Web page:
Notes on organizing ourselves, and spamming

    As with any outrach/marketing effort, we need to be wary not to spam people too much with it, otherwise it will create bad feeling and dilute our efforts. I propose to:

    • Keep a database of contacts, searchable by name, occupation and organization, to avoid duplication of effort and multiple spamming
    • Keep a record for each contact of what has been said to them, and any feedback we got from them

    The audience

    The audience is listening... -- Steve Vai

    This section contains subtypes (where appropriate) and descriptions for all the target audience groups we identified in the breakout session. Future work will be done to add notes on outreach methods to use for these groups, and how to alter our general messaging to speak better to these different groups. I think "Audience group" will be the primary category that we should use to divide up outreach projects - different project groups doing outreach to different target audience groups makes most sense.

    Educators

    Educator subgroup Description Messaging notes Outreach notes
    University Educators teaching at university    
    College Educators teaching at colleges    
    School Educators teaching at secondary schools - high school down to primary school (younger children?)    

    School/University adminstrators

    Not educators, but still very important to reach - these folks make the important business decisions at educational institutions. Someone like Leslie or Jeff will be able to provide more insight here.

    Businesses/clients

    Business subgroup Description Messaging notes Outreach notes
    Managers The people at businesses who make the decisions to hire new staff to work on their web presence, or hire in temporary contractors to do so    
    HR Those in the business responsible for finding those hires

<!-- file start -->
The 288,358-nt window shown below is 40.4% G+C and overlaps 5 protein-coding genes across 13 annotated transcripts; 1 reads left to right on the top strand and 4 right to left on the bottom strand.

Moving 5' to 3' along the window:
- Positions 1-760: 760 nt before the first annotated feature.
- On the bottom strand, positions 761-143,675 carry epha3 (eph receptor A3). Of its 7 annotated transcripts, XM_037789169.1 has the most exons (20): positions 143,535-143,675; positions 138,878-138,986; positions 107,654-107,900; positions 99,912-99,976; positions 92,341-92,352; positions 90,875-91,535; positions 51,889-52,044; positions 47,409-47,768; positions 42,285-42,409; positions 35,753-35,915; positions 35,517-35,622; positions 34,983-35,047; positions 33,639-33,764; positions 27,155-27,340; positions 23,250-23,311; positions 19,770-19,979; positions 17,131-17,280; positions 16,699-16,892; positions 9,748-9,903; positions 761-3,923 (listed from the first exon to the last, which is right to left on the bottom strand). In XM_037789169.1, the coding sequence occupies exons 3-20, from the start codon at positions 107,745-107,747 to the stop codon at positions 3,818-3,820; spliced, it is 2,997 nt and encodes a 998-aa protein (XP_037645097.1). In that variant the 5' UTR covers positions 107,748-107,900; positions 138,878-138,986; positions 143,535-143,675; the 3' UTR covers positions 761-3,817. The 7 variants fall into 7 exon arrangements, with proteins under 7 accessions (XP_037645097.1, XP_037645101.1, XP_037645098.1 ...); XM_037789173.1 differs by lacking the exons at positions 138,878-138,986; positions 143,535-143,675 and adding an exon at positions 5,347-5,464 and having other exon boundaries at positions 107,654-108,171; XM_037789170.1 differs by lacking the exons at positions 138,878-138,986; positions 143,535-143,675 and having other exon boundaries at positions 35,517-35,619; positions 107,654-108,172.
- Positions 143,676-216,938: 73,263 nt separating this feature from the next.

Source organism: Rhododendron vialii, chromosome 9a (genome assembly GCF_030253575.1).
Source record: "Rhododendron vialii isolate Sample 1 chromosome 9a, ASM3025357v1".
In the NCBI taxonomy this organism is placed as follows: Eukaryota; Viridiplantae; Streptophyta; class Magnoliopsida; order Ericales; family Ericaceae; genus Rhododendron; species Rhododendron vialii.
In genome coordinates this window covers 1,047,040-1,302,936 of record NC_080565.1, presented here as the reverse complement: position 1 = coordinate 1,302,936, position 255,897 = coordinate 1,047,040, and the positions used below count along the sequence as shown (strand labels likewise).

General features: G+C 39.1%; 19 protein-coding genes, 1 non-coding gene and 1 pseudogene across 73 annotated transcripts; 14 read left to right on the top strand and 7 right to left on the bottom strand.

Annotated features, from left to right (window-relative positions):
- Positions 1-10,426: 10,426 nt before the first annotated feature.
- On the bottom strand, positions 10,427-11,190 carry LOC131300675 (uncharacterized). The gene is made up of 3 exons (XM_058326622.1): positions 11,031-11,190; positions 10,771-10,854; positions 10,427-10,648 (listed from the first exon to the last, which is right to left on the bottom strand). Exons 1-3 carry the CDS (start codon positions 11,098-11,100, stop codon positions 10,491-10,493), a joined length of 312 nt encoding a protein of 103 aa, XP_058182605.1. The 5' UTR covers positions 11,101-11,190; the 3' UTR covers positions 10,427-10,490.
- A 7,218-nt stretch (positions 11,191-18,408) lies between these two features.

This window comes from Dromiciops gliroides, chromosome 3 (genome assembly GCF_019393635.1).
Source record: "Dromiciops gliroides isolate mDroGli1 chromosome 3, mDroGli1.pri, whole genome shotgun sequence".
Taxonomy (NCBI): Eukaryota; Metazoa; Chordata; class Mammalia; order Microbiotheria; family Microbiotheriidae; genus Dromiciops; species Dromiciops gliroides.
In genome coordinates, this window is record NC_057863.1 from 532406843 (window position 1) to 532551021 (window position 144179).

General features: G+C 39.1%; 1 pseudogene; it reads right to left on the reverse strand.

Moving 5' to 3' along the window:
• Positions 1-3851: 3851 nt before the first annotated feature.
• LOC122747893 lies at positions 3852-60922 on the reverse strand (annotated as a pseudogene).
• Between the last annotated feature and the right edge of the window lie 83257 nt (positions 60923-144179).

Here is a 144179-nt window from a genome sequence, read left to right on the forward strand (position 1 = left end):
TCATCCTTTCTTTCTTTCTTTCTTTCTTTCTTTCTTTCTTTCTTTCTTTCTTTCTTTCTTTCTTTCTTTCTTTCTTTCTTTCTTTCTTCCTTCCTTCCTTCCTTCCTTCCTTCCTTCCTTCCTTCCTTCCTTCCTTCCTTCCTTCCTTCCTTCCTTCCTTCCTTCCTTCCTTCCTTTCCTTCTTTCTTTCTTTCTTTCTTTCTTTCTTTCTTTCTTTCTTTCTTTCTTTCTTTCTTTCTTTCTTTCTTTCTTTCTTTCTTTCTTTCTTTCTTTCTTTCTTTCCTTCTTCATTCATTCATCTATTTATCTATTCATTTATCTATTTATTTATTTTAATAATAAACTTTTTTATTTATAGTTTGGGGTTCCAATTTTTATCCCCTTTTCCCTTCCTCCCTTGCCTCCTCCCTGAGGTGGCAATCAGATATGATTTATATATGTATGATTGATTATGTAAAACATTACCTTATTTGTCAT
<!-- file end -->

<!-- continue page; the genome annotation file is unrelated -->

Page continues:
Accounts Those in the business who hold the purse strings    

    We need to do outreach to businesses in a different way to educators - we need to teach businesses how to hire good people, how to work with a developer to build a good web site/brand (what a good web site needs), and what web standards mean in terms of advantages to business.

    Students and parents

    Students are of primary importance here, as we not only want to show them the right way to build web sites and get them passionate about web standards, we also want to get students doing outreach work to other students, teachers, and their local community. This is especially important for universities, schools, etc. that are not teaching best practices and resistant to change (that'll be a large proportion of them, then).

    Parents are a secondary concern, but it is also important for parents to be assured that their children are going down the right paths, and learning the right things. Also, parents can often be very good student motivators, and many will have sway in their own communities and with their children's schools. Parent-Teacher Associations, etc.

    Trainers

    Trainer subgroup Description Messaging notes Outreach notes
    Professional trainer Trainers that run private training sessions attended by individuals or teams at a company    
    In-house trainer Might be their full-time job, but more likely to be employees called in to give training to new hires on an occasional basis